A 45-minute delay, a 2-hour flight, an hour-long ride on the CTA blue line from O’Hare International Airport and a CTA bus ride was all it took to find myself wristband-wearing, mud-speckled and ready for the best concert festival I know and love: Lollapalooza.
An event that began as a farewell tour for Jane’s Addiction in 1991, Lollapalooza has now turned into an annual music festival held in Grant Park in Chicago, IL every August. Featuring music ranging from Indie to Rap to good old Rock ‘n Roll, the festival attracts a diverse group of attendees. The young and old, robust and petite, Chicagoans, Californians and New Yorkers all gather for 3 days of performances, intertwined with shopping and eating.
This year, it was my pleasure, once again (I attended in 2007 as well), to be part of the Lollapalooza atmosphere. Although it was the hottest weekend of the year in Chicago and it rained on Friday—leaving Grant Park mud-ridden and ticket sales slightly unsuccessful—the weather cleared up and cooled off by the end of the week (and tickets were sold out!)
The structure of Lollapalooza caters to very large audiences, which means that as soon as performances begin at 11 a.m., they do not end until ten p.m. that night. The set-up for Grant Park enables nine stages named after the main sponsors of the event, including Budweiser, PlayStation, Perry’s, BMI, Kidzapalooza, Citi, Vitaminwater, Chicago 2016 and f.y.e. Autograph Tent. In addition to those nine areas, Green Street includes free trade vendors and a Honda Insight booth featuring both models of the latest green wheels and the Rock & Recycle campaign where Lolla participants can receive limited edition t-shirts if they bring in garbage bags filled entirely of cans and bottles from the grounds of the park. Also, if participants wish to, they can stand in line to spin the wheel or perform a talent to win Rock & Recycle paraphernalia (e.g. SIGG-like water bottles, USB flash drives, etc.)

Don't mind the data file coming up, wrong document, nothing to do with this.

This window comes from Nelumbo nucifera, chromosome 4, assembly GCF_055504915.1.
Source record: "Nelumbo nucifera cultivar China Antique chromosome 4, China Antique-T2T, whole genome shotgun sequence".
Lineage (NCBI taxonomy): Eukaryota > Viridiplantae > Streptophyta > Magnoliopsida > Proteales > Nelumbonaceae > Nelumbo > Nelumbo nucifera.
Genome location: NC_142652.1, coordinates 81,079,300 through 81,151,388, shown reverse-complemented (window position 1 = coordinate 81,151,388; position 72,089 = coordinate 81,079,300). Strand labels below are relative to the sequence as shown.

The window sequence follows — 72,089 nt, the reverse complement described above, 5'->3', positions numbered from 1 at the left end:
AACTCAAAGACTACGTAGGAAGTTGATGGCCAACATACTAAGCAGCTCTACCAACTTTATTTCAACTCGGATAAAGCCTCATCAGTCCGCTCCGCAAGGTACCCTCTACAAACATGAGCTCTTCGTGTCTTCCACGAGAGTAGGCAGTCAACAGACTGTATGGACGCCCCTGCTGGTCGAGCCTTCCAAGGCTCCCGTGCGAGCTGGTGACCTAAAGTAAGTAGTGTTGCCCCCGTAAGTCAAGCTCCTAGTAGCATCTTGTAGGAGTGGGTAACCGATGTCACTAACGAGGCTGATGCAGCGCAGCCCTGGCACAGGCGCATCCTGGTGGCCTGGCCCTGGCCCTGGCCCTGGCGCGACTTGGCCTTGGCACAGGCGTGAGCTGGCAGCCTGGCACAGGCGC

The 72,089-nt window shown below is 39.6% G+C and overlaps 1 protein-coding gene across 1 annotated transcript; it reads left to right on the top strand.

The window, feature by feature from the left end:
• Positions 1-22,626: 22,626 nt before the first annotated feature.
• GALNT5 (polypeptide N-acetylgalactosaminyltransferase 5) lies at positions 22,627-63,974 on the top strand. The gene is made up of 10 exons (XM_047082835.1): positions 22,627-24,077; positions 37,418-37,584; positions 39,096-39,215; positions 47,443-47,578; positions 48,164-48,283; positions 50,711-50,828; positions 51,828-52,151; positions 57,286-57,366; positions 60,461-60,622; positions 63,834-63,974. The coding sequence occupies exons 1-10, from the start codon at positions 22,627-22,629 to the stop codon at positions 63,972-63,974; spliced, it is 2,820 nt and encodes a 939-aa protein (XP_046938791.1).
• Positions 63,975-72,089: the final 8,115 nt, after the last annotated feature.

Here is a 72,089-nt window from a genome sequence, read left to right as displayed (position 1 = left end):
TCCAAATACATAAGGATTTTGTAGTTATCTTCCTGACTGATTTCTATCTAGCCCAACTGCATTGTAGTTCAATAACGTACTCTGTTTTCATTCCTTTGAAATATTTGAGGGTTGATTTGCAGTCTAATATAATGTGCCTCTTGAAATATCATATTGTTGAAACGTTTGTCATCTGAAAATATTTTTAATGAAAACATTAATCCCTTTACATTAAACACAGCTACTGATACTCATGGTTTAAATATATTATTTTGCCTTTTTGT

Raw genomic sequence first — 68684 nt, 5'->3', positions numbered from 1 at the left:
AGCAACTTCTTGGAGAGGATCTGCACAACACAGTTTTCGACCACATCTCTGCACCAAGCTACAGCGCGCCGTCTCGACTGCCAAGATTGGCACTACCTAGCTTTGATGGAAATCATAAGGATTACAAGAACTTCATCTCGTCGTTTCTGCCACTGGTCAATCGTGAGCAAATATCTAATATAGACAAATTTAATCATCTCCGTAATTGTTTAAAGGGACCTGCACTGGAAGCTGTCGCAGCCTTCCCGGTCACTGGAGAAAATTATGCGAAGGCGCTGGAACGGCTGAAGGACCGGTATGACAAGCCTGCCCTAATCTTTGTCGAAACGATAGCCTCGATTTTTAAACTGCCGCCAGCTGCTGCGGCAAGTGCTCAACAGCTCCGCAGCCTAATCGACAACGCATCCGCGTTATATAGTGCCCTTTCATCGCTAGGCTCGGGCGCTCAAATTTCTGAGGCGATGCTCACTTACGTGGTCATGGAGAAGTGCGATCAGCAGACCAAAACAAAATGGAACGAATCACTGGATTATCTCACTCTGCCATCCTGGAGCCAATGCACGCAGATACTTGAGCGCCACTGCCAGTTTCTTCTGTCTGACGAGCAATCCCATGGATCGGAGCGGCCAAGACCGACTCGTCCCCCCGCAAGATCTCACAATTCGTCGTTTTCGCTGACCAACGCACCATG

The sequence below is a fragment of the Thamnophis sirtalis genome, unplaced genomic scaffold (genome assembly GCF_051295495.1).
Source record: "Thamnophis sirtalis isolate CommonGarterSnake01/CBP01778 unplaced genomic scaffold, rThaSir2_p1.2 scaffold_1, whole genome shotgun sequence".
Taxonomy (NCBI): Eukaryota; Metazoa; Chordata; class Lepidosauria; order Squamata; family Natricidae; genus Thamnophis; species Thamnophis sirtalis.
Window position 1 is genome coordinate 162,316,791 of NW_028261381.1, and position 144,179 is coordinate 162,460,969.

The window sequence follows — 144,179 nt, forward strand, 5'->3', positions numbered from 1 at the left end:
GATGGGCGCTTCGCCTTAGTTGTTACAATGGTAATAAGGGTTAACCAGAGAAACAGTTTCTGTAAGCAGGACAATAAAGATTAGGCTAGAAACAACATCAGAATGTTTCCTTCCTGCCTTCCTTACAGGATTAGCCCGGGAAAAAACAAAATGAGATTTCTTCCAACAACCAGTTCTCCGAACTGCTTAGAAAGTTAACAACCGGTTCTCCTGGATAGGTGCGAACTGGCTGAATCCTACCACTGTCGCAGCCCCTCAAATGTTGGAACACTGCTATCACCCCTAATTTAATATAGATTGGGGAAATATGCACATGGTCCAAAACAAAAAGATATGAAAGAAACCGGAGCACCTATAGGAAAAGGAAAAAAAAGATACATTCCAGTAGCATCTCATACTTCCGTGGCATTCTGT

However, the main reason why Lollapalooza is such a great event and such a unique music festival is the music itself. The schedule is organized so that lesser-known bands play in the morning then progress toward the headliner bands at the last slot before the park closes at night. Of course, there isn’t just one headliner. There are two each night playing at opposite ends of the park (Budweiser at one end, Chicago 2016 at the other). While this does force participants to choose which headliner they would rather see, it also allows more people to enjoy different types of music. Plus, if participants desperately want to see both bands, they can just walk all the way across the park to enjoy both types of music. For example, Friday night’s headliners were Depeche Mode and Kings of Leon (I saw Kings of Leon—they were great!).
Saturday night’s headliners were Tool and the Yeah Yeah Yeahs (I saw YYY). However, leading up to Saturday night were the Arctic Monkeys, Santigold, TV on the Radio, Ben Harper and the Relentless 7—all of which were excellent—and then YYY. For me, the YYY were the best performance of the whole festival, not only because they are one of my favorite artists, but also because their energy is so genuine. When a band is headlining smack dab in the middle of one of the most popular music festivals in the nation, that band needs their type of energy to keep the crowd alive through the entire hour-and-a-half set. Karen O, the lead singer of YYY, definitely kept that energy alive with her eccentric headdress and interactions with the audience of hundreds of people, even when she forgot the lyrics halfway through one song. Both she and the audience casually joked about it afterwards. In general at Lollapalooza, any dialogue between artists and audience members contributes positively to the rare atmosphere.